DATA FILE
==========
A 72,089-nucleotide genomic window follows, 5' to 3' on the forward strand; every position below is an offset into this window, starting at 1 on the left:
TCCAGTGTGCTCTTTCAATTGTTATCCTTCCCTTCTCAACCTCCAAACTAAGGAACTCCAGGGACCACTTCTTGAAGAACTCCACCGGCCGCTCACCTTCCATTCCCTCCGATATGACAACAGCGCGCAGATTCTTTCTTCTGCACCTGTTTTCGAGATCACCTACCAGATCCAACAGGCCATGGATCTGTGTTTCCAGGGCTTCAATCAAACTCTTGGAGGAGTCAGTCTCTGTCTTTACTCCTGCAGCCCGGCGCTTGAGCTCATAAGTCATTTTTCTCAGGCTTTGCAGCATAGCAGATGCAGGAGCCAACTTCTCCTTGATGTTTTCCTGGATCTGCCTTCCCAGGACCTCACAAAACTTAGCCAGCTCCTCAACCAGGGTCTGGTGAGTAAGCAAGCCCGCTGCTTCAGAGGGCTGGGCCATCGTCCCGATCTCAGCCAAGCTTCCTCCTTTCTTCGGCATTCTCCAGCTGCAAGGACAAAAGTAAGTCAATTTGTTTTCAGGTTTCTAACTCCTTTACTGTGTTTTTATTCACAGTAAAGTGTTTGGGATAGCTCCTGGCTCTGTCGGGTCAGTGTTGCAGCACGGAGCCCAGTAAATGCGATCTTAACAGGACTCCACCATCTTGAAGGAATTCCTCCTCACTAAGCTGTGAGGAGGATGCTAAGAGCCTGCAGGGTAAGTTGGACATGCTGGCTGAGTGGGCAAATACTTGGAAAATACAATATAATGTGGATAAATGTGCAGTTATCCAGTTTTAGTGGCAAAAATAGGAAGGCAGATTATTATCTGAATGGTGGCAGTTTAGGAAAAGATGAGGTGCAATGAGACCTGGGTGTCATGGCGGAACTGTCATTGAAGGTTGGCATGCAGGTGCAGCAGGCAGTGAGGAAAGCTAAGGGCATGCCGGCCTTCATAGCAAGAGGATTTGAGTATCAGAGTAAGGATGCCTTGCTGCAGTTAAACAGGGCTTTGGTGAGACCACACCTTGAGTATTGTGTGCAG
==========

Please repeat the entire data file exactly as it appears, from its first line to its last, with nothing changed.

A 72,089-nucleotide genomic window follows, 5' to 3' on the forward strand; every position below is an offset into this window, starting at 1 on the left:
TCCAGTGTGCTCTTTCAATTGTTATCCTTCCCTTCTCAACCTCCAAACTAAGGAACTCCAGGGACCACTTCTTGAAGAACTCCACCGGCCGCTCACCTTCCATTCCCTCCGATATGACAACAGCGCGCAGATTCTTTCTTCTGCACCTGTTTTCGAGATCACCTACCAGATCCAACAGGCCATGGATCTGTGTTTCCAGGGCTTCAATCAAACTCTTGGAGGAGTCAGTCTCTGTCTTTACTCCTGCAGCCCGGCGCTTGAGCTCATAAGTCATTTTTCTCAGGCTTTGCAGCATAGCAGATGCAGGAGCCAACTTCTCCTTGATGTTTTCCTGGATCTGCCTTCCCAGGACCTCACAAAACTTAGCCAGCTCCTCAACCAGGGTCTGGTGAGTAAGCAAGCCCGCTGCTTCAGAGGGCTGGGCCATCGTCCCGATCTCAGCCAAGCTTCCTCCTTTCTTCGGCATTCTCCAGCTGCAAGGACAAAAGTAAGTCAATTTGTTTTCAGGTTTCTAACTCCTTTACTGTGTTTTTATTCACAGTAAAGTGTTTGGGATAGCTCCTGGCTCTGTCGGGTCAGTGTTGCAGCACGGAGCCCAGTAAATGCGATCTTAACAGGACTCCACCATCTTGAAGGAATTCCTCCTCACTAAGCTGTGAGGAGGATGCTAAGAGCCTGCAGGGTAAGTTGGACATGCTGGCTGAGTGGGCAAATACTTGGAAAATACAATATAATGTGGATAAATGTGCAGTTATCCAGTTTTAGTGGCAAAAATAGGAAGGCAGATTATTATCTGAATGGTGGCAGTTTAGGAAAAGATGAGGTGCAATGAGACCTGGGTGTCATGGCGGAACTGTCATTGAAGGTTGGCATGCAGGTGCAGCAGGCAGTGAGGAAAGCTAAGGGCATGCCGGCCTTCATAGCAAGAGGATTTGAGTATCAGAGTAAGGATGCCTTGCTGCAGTTAAACAGGGCTTTGGTGAGACCACACCTTGAGTATTGTGTGCAG